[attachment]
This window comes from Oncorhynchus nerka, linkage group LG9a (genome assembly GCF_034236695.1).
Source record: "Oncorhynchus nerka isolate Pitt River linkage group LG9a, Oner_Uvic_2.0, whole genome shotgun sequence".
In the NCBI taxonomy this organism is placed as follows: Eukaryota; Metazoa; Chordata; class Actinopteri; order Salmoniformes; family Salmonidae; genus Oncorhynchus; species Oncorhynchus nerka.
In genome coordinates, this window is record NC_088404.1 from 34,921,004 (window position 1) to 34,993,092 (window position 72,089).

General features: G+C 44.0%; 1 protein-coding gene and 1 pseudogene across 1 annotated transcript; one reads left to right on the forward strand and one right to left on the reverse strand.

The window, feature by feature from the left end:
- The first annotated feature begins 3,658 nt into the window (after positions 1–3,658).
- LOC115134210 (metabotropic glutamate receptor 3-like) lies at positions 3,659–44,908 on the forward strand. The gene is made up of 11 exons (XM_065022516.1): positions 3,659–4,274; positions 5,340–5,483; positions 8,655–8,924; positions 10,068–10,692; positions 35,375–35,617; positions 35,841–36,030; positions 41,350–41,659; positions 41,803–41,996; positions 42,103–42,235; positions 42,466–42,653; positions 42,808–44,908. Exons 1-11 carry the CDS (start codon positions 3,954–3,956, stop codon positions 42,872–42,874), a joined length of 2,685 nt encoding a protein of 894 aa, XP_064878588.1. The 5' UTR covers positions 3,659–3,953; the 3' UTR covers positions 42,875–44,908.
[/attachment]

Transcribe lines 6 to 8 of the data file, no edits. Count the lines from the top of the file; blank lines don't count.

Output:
The window, feature by feature from the left end:
- The first annotated feature begins 3,658 nt into the window (after positions 1–3,658).
- LOC115134210 (metabotropic glutamate receptor 3-like) lies at positions 3,659–44,908 on the forward strand. The gene is made up of 11 exons (XM_065022516.1): positions 3,659–4,274; positions 5,340–5,483; positions 8,655–8,924; positions 10,068–10,692; positions 35,375–35,617; positions 35,841–36,030; positions 41,350–41,659; positions 41,803–41,996; positions 42,103–42,235; positions 42,466–42,653; positions 42,808–44,908. Exons 1-11 carry the CDS (start codon positions 3,954–3,956, stop codon positions 42,872–42,874), a joined length of 2,685 nt encoding a protein of 894 aa, XP_064878588.1. The 5' UTR covers positions 3,659–3,953; the 3' UTR covers positions 42,875–44,908.